Five Questions About: 90 per cent mortgages
Can I get a 90% mortgage?
Before the Credit Crunch, you could get a mortgage with no deposit. Those days are over and in many instances a deposit of at least 25% is required. In recent months we've seen an increase in 90% mortgages and this week Northern Rock announced a new range of products designed to help first-time buyers.
Is this good news?
Many experts have been calling for more lenders to offer mortgages to those with small deposits, in an attempt to inject competition back into this part of the market. The rates on 90% loans are significantly higher than those on lower loan-to-value products.
Why was the Northern Rock announcement significant?
Before nationalisation, Northern Rock had a mortgage called Together, that let people borrow up to 125% of value. This came back to haunt it, with a higher proportion of its borrowers in arrears than more cautious lenders. The ongoing shortage of 90% mortgages shows some are still nervous about this lending level.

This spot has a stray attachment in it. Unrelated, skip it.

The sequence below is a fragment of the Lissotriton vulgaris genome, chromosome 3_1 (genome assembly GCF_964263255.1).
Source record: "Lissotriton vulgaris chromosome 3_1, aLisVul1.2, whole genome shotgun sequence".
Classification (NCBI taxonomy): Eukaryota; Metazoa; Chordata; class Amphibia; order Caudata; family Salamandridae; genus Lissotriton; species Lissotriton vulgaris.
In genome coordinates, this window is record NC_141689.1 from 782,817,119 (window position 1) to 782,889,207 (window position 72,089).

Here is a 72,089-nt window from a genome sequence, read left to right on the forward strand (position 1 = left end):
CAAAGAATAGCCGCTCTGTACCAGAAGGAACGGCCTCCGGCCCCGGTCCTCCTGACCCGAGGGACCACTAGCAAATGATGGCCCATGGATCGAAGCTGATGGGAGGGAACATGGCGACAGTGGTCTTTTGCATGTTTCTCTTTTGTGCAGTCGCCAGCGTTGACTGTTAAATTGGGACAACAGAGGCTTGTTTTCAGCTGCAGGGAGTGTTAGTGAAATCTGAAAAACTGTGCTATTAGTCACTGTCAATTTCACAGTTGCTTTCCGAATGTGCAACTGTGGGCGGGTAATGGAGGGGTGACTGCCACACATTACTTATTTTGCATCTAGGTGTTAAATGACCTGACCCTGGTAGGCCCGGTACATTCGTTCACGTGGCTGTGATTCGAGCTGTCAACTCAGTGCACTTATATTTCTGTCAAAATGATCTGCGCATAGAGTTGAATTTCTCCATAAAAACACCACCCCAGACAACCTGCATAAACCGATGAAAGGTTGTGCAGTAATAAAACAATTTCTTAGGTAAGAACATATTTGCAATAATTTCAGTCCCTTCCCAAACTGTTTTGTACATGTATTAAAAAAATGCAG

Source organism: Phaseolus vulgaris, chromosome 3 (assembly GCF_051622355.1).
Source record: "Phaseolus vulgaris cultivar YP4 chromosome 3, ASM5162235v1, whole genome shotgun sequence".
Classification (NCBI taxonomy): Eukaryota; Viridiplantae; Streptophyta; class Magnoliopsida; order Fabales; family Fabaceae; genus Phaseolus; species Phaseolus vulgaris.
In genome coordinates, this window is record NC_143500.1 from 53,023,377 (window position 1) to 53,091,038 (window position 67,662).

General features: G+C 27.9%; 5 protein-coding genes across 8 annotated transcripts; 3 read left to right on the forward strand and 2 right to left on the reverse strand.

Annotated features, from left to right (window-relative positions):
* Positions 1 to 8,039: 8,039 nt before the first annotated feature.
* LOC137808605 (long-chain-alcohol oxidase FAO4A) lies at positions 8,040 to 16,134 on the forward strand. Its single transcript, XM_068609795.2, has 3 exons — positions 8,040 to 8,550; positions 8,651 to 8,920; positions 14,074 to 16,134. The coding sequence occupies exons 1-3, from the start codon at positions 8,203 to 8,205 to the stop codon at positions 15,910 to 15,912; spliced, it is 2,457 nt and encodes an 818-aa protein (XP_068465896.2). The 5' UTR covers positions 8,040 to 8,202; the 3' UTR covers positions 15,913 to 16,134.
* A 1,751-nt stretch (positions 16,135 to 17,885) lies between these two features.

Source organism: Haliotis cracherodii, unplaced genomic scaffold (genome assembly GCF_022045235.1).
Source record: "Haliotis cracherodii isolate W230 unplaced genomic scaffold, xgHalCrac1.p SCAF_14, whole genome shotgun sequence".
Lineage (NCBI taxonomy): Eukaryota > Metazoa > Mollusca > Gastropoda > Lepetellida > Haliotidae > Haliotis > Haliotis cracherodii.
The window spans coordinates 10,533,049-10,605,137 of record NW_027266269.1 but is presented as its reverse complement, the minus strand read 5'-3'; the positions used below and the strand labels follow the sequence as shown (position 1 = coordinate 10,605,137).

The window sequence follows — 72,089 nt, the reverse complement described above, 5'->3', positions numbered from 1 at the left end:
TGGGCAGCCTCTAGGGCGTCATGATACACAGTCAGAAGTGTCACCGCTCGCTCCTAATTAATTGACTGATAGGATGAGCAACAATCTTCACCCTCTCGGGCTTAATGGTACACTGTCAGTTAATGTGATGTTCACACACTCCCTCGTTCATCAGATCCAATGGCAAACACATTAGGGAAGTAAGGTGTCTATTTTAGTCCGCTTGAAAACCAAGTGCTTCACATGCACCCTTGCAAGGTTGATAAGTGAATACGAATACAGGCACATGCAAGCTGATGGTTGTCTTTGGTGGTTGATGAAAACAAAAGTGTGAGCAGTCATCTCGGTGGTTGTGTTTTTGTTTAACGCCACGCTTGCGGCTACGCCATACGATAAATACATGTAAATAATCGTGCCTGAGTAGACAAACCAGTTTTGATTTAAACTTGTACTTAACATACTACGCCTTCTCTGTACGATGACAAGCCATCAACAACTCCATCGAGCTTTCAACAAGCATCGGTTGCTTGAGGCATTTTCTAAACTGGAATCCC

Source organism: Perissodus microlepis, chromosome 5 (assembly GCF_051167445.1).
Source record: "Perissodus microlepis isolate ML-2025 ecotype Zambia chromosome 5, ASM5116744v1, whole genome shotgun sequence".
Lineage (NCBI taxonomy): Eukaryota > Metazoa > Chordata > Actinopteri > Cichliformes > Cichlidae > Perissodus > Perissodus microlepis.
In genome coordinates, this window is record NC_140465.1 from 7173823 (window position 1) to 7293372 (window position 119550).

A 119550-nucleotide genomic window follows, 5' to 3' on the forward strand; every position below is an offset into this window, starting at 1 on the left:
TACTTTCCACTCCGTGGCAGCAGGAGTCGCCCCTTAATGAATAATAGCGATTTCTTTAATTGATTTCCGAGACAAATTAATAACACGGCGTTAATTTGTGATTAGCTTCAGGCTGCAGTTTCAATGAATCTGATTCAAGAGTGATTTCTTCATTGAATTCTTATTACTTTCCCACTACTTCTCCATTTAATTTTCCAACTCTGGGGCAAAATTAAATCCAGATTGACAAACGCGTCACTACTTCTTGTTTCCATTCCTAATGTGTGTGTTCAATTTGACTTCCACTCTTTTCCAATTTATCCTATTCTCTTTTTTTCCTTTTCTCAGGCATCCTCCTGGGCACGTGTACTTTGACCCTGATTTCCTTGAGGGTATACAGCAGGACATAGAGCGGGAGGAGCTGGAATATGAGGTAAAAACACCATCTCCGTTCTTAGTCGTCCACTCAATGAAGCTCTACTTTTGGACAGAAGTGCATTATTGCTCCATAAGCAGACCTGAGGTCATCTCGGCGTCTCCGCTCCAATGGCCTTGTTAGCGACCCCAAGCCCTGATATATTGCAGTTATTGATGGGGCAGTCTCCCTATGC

Is a 90% mortgage risky?
The main risk is that if prices fall the amount you owe on your mortgage may exceed the value of your home. If you can still afford your mortgage repayments it should cause problems only if you want to move or remortgage.
What are the benefits of having a larger deposit?
The bigger your deposit, the greater the cushion to protect against falling prices. And while we have seen an increase in the number of 90% mortgages over the past year, the most competitive rates are still restricted to those with larger deposits.
The cheapest 90% mortgage is a lifetime tracker from HSBC at 4.29% with an arrangement fee of £99. However, if you have a 40% deposit, HSBC a lifetime tracker at just 2.29%, with a £99 fee.
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